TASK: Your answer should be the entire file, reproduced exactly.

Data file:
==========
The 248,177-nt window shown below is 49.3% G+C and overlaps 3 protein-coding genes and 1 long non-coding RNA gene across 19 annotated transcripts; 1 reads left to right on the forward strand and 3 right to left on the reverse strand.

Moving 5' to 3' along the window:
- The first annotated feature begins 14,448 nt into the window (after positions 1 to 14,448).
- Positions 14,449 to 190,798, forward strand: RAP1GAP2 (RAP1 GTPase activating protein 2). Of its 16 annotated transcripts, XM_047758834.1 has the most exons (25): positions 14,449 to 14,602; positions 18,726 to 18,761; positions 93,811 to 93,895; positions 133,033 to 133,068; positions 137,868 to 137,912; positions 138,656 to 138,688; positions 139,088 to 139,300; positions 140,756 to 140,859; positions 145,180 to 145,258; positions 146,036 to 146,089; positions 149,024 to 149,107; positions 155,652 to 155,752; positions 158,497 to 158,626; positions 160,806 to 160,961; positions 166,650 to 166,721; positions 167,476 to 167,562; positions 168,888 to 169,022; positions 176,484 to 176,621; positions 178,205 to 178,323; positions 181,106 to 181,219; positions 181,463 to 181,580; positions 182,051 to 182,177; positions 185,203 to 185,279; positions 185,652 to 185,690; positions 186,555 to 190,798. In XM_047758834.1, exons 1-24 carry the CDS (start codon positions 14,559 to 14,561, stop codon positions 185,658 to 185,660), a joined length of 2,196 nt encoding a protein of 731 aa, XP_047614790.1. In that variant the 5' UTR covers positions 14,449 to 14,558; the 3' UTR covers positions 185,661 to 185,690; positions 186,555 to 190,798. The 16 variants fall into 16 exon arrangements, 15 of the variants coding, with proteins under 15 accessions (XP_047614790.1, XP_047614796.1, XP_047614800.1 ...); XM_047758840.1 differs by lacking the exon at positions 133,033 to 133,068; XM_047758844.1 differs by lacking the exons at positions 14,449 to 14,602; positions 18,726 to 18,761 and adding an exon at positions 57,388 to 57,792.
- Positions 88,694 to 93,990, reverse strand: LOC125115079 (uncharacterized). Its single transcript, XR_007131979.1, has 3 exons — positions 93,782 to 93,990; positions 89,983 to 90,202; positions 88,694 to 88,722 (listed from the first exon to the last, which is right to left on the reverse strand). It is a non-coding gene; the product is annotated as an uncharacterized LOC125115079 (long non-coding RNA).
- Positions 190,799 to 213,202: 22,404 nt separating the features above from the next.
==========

The 248,177-nt window shown below is 49.3% G+C and overlaps 3 protein-coding genes and 1 long non-coding RNA gene across 19 annotated transcripts; 1 reads left to right on the forward strand and 3 right to left on the reverse strand.

Moving 5' to 3' along the window:
- The first annotated feature begins 14,448 nt into the window (after positions 1 to 14,448).
- Positions 14,449 to 190,798, forward strand: RAP1GAP2 (RAP1 GTPase activating protein 2). Of its 16 annotated transcripts, XM_047758834.1 has the most exons (25): positions 14,449 to 14,602; positions 18,726 to 18,761; positions 93,811 to 93,895; positions 133,033 to 133,068; positions 137,868 to 137,912; positions 138,656 to 138,688; positions 139,088 to 139,300; positions 140,756 to 140,859; positions 145,180 to 145,258; positions 146,036 to 146,089; positions 149,024 to 149,107; positions 155,652 to 155,752; positions 158,497 to 158,626; positions 160,806 to 160,961; positions 166,650 to 166,721; positions 167,476 to 167,562; positions 168,888 to 169,022; positions 176,484 to 176,621; positions 178,205 to 178,323; positions 181,106 to 181,219; positions 181,463 to 181,580; positions 182,051 to 182,177; positions 185,203 to 185,279; positions 185,652 to 185,690; positions 186,555 to 190,798. In XM_047758834.1, exons 1-24 carry the CDS (start codon positions 14,559 to 14,561, stop codon positions 185,658 to 185,660), a joined length of 2,196 nt encoding a protein of 731 aa, XP_047614790.1. In that variant the 5' UTR covers positions 14,449 to 14,558; the 3' UTR covers positions 185,661 to 185,690; positions 186,555 to 190,798. The 16 variants fall into 16 exon arrangements, 15 of the variants coding, with proteins under 15 accessions (XP_047614790.1, XP_047614796.1, XP_047614800.1 ...); XM_047758840.1 differs by lacking the exon at positions 133,033 to 133,068; XM_047758844.1 differs by lacking the exons at positions 14,449 to 14,602; positions 18,726 to 18,761 and adding an exon at positions 57,388 to 57,792.
- Positions 88,694 to 93,990, reverse strand: LOC125115079 (uncharacterized). Its single transcript, XR_007131979.1, has 3 exons — positions 93,782 to 93,990; positions 89,983 to 90,202; positions 88,694 to 88,722 (listed from the first exon to the last, which is right to left on the reverse strand). It is a non-coding gene; the product is annotated as an uncharacterized LOC125115079 (long non-coding RNA).
- Positions 190,799 to 213,202: 22,404 nt separating the features above from the next.